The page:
Shuxin Li and George Smith, Temple University, Shriners Hospitals Research Center, Philadelphia, USA

Develop a novel regenerative therapy

Funded in: 2021, 2022, 2023


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Problem: Neurons in the central nervous system lose the ability to regenerate axons with age
Target: ZNF362, a transcription factor that controls age-dependent loss of neuronal growth capacity
Goal: Identifying a new target for enhancing axon regeneration


Treatments to reverse paralysis after spinal cord injury (SCI) are not available and people who have suffered SCI are permanently disabled. Neurons in the central nervous system (CNS) lose the ability to regenerate axons with age, and this limits functional recovery after CNS injury.

Many genes have been determined to control the growth ability of mature neurons, but none have been translated to clinical use. There is a persistent need to identify better targets and improved delivery methods. The best targets are probably those with the potential to impact multiple genes simultaneously. The neuroscientists hypothesize that ZNF362, a transcription factor downstream of let-7 miRNA, controls the age-dependent loss of neuronal growth capacity in adult CNS and that its inhibition stimulates robust nerve regeneration and functional recovery after SCI by targeting various genes. Their lab generated conditional knockout (cKO) mice as a genetic tool to study function of ZNF362 in mammals and designed the sequence-targeting peptides that block ZNF362 function selectively.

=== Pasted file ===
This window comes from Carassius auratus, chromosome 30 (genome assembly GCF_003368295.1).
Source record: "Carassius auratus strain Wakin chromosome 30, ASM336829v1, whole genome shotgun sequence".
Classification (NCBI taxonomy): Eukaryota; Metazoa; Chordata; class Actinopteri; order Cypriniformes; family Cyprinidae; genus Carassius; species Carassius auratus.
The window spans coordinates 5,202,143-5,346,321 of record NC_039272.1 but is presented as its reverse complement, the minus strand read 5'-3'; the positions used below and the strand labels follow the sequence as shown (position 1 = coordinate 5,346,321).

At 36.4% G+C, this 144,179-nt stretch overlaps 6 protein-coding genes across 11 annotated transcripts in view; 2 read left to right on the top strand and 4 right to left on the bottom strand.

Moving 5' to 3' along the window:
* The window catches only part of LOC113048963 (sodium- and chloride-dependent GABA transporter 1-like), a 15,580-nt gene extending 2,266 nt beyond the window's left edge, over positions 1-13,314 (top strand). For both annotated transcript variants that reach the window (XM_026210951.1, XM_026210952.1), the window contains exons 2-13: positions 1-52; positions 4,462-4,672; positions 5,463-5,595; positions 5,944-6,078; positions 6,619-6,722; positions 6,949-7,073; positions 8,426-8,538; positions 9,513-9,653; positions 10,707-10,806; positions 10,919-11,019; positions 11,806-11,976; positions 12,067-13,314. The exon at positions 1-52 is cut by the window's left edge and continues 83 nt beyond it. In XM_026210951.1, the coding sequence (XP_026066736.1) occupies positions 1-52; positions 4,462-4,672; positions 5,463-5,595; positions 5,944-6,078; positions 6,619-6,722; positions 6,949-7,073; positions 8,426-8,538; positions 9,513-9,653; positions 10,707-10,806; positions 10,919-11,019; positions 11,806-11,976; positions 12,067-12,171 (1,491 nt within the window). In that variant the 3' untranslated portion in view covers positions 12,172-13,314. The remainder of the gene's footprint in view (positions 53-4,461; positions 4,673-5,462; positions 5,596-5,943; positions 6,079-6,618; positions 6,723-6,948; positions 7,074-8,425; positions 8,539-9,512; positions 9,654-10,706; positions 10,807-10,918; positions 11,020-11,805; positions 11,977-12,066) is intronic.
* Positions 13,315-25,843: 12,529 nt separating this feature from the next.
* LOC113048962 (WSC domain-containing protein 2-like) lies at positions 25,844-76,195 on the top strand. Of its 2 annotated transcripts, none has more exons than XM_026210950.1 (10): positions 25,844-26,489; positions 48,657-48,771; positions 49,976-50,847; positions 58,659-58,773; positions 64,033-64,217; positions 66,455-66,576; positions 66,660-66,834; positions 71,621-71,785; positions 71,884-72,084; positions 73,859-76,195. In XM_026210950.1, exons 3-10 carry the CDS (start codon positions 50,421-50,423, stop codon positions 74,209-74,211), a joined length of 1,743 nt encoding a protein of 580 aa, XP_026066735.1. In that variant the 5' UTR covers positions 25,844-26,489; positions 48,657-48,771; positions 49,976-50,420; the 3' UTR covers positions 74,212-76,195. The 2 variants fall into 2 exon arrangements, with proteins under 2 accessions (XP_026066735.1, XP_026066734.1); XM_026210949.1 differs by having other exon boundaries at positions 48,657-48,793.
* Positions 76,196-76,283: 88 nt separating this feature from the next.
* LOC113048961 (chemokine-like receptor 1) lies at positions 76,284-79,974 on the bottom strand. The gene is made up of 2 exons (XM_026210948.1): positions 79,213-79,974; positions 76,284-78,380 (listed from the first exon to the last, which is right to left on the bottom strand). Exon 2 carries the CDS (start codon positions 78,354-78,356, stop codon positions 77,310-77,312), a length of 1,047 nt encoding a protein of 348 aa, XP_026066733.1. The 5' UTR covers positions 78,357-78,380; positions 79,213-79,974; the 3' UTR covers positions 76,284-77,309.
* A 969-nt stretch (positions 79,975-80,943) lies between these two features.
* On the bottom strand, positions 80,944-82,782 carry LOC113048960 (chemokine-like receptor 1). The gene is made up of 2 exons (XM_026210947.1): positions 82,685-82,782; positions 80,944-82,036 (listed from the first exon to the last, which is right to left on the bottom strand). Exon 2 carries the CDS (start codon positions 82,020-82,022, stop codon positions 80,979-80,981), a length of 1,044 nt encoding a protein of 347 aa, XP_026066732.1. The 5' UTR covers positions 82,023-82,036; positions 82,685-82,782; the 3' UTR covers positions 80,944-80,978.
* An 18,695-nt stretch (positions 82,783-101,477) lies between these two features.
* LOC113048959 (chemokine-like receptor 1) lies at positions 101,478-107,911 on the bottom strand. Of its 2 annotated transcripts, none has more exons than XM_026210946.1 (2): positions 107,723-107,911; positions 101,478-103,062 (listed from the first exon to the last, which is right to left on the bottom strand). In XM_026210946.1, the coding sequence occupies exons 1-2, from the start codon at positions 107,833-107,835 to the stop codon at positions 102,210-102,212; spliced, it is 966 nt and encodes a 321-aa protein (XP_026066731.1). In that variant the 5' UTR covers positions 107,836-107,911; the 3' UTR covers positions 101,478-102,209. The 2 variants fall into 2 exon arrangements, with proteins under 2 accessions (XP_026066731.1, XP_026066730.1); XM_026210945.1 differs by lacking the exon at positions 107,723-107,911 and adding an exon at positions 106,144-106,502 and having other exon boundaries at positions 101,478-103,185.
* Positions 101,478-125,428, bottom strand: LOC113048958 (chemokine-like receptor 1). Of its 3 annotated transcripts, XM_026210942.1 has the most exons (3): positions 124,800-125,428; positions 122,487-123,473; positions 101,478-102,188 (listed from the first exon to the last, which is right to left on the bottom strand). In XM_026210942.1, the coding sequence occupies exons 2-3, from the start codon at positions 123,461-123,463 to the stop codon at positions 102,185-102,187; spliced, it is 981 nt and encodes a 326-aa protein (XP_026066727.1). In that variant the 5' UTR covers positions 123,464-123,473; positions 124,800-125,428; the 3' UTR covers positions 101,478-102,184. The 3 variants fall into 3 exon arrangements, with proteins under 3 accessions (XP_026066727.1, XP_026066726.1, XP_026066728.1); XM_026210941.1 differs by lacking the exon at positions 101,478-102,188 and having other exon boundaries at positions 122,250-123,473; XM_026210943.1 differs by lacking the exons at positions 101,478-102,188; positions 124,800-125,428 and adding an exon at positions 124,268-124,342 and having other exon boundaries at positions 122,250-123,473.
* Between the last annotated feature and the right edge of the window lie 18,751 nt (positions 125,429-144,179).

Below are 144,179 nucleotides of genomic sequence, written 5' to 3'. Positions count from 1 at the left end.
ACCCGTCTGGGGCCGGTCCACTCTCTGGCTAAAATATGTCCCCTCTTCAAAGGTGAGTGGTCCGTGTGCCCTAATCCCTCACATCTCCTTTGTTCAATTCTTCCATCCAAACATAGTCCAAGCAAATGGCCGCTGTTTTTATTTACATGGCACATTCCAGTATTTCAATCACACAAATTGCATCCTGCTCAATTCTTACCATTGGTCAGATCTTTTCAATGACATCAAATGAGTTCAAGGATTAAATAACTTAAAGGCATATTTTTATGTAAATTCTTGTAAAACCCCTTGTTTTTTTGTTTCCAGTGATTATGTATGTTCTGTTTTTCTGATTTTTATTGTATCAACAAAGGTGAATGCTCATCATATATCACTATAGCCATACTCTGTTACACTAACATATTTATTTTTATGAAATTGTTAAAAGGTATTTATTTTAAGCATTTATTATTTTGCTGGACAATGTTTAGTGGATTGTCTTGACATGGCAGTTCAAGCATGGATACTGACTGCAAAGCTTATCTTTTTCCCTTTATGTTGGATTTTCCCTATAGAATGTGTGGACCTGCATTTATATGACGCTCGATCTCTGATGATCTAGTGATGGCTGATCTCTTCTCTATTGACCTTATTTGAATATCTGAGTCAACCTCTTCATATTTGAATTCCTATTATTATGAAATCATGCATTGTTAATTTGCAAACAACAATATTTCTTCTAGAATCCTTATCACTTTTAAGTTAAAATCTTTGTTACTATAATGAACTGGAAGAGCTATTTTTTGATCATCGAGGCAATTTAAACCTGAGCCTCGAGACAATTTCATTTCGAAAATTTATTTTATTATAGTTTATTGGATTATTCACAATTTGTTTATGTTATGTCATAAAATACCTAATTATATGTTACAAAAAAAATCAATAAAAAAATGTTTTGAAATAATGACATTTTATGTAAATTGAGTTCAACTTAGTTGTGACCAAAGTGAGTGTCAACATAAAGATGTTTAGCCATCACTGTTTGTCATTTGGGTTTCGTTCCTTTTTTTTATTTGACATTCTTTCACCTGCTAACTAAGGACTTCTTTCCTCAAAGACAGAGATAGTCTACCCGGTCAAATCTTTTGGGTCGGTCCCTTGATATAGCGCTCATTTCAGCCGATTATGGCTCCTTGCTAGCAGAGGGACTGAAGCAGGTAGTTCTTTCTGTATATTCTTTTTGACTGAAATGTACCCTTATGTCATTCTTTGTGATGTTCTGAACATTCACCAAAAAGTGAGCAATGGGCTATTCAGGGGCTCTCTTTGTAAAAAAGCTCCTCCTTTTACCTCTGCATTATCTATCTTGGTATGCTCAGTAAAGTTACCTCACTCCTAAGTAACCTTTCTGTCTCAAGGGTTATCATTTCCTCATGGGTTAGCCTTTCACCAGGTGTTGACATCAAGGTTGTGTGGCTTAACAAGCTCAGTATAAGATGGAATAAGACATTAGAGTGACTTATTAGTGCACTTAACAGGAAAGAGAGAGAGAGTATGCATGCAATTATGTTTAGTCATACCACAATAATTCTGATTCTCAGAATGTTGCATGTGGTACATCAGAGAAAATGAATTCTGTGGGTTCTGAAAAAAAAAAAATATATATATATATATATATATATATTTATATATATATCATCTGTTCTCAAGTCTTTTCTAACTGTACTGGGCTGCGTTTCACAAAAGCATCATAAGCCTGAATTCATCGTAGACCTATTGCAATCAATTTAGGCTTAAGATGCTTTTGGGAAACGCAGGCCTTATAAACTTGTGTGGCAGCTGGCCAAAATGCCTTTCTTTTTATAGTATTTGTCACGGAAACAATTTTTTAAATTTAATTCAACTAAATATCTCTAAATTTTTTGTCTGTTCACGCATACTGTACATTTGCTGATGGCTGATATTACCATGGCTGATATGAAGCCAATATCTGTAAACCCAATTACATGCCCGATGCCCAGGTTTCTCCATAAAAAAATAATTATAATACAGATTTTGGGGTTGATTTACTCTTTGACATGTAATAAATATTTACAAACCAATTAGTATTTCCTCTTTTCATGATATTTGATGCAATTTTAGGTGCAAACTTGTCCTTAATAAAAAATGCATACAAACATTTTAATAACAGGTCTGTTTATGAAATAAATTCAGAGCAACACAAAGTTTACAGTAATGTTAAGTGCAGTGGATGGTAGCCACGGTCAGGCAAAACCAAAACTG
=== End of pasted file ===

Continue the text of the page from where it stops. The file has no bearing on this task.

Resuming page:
Firstly, the researchers will study whether deleting ZNF362 promotes dramatic regrowth of multiple descending tracts and recovery in adult cKO mice with SCI. Importantly, the neuroscientists will determine whether ZNF362 antagonist peptides promote in vivo nerve regrowth and functional recovery in adult mice with transection SCI, aiming to select the optimal peptides.

The second aim will be to validate the efficiency of the top two optimal ZNF362 peptides in promoting robust regrowth of motor tracts and recovery in adult mice with contusion SCI, a model mimicking the lesions of many SCI patients, when delivered several days or weeks after SCI.  Based on their promising results of the pilot study, they anticipate that their novel peptide antagonists will significantly advance the ability to treat SCI. Therefore, this project should facilitate identifying a new target for enhancing CNS axon regeneration and effective therapies for SCI.